Science.gov

Sample records for activities-specific balance confidence

  1. Reliability, Validity, and Sensitivity to Change of Turkish Activities-Specific Balance Confidence Scale in Patients with Unilateral Peripheral Vestibular Disease

    ERIC Educational Resources Information Center

    Karapolat, Hale; Eyigor, Sibel; Kirazli, Yesim; Celebisoy, Nese; Bilgen, Cem; Kirazli, Tayfun

    2010-01-01

    The aim of this study is to evaluate the internal consistency, test-retest reliability, construct validity, and sensitivity to change of the Activities-specific Balance Confidence Scale (ABC) in people with peripheral vestibular disorder. Thirty-three patients with unilateral peripheral vestibular disease were included in the study. Patients were…

  2. Golfers have better balance control and confidence than healthy controls.

    PubMed

    Gao, Kelly L; Hui-Chan, Christina W Y; Tsang, William W N

    2011-11-01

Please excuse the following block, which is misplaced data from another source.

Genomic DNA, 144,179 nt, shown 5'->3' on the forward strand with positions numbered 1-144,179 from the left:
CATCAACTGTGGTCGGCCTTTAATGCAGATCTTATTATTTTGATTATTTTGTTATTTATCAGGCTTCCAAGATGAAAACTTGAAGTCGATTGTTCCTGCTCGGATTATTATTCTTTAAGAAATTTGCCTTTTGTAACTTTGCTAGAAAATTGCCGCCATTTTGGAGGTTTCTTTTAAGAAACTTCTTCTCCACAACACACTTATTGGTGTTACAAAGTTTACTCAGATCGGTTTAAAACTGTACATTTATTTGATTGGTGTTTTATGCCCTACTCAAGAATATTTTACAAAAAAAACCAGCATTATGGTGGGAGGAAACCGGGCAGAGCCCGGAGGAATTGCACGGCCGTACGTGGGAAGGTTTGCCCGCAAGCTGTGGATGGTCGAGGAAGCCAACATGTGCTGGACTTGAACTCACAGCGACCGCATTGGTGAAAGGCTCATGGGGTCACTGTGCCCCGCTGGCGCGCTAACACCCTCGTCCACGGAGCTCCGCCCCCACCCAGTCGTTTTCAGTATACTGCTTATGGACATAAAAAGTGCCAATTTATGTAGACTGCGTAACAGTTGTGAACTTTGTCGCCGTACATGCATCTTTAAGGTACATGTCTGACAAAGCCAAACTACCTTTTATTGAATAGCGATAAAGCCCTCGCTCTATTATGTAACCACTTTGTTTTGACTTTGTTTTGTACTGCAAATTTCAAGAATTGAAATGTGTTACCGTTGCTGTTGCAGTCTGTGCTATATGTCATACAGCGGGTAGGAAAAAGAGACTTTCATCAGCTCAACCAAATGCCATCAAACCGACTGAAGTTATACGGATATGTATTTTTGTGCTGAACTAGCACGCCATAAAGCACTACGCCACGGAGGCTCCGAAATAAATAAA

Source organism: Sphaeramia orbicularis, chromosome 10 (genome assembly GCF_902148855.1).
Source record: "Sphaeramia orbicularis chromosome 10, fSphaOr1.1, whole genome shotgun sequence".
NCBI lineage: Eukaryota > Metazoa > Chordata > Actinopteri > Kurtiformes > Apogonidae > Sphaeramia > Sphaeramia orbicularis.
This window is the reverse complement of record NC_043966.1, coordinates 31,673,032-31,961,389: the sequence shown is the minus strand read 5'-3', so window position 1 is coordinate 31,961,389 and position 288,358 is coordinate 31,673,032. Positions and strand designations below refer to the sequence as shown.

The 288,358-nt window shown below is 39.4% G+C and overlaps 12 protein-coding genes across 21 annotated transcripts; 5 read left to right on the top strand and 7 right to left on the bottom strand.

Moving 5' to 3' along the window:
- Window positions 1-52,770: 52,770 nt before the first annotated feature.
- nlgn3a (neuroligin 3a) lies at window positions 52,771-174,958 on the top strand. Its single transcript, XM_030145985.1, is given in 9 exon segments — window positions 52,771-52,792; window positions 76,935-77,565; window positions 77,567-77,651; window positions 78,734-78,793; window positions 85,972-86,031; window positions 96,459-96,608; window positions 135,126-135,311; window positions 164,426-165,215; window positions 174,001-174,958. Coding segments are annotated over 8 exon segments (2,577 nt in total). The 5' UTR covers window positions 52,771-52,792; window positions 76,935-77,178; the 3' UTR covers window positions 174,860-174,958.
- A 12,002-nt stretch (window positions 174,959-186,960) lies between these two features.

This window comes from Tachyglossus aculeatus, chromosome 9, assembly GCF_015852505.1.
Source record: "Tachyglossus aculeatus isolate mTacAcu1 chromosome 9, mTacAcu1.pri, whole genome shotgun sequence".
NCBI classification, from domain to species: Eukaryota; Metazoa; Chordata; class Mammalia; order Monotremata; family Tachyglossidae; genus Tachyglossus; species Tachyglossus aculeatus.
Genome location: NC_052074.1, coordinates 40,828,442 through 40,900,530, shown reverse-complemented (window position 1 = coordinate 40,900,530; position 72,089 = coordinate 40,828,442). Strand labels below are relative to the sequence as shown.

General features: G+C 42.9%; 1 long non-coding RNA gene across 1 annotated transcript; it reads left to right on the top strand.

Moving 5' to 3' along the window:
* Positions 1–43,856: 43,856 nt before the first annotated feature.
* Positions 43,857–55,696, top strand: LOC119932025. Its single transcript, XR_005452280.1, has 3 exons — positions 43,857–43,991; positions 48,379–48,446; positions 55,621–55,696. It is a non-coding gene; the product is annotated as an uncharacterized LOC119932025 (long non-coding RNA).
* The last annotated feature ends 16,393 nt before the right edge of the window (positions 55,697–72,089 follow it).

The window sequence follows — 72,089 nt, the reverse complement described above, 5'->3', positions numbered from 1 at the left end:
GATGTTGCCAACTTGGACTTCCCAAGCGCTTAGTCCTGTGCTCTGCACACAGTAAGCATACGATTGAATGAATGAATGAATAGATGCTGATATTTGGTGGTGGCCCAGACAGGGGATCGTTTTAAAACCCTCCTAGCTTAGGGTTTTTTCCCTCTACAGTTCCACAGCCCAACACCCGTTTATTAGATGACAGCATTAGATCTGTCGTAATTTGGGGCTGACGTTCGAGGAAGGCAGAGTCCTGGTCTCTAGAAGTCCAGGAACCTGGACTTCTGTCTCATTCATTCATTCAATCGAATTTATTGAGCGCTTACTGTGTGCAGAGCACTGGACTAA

In a well-executed golf swing, golfers must maintain good balance and precise control of posture. Golfing also requires prolonged walking over uneven ground such as a hilly course. Therefore, repeated golf practice may enhance balance control and confidence in the golfers. The objective is to investigate whether older golfers had better balance control and confidence than non-golfing older, healthy adults. This is a cross-sectional study, conducted at a University-based rehabilitation center. Eleven golfers and 12 control subjects (all male; mean age: 66.2 ± 6.8 and 71.3 ± 6.6 years, respectively) were recruited. Two balance control tests were administered: (1) functional reach test which measured subjects' maximum forward distance in standing; (2) sensory organization test (SOT) which examined subjects' abilities to use somatosensory, visual, and vestibular inputs to control body sway during stance. The modified Activities-specific Balance Confidence (ABC) determined subject's balance confidence in daily activities. The golfers were found to achieve significantly longer distance in the functional reach test than controls. They manifested significantly better balance than controls in the visual ratio and vestibular ratio, but not the somatosensory ratio of the SOT. The golfers also reported significantly higher balance confidence score ratios. Furthermore, older adults' modified ABC score ratios showed positive correlations with functional reach, visual and vestibular ratios, but not with somatosensory ratio. Golfing is an activity which may enhance both the physical and psychological aspects of balance control. Significant correlations between these measures reveal the importance of the balance control under reduced or conflicting sensory conditions in older adults' balance confidence in their daily activities. Since cause-and-effect could not be established in the present cross-sectional study, further prospective intervention design is warranted. PMID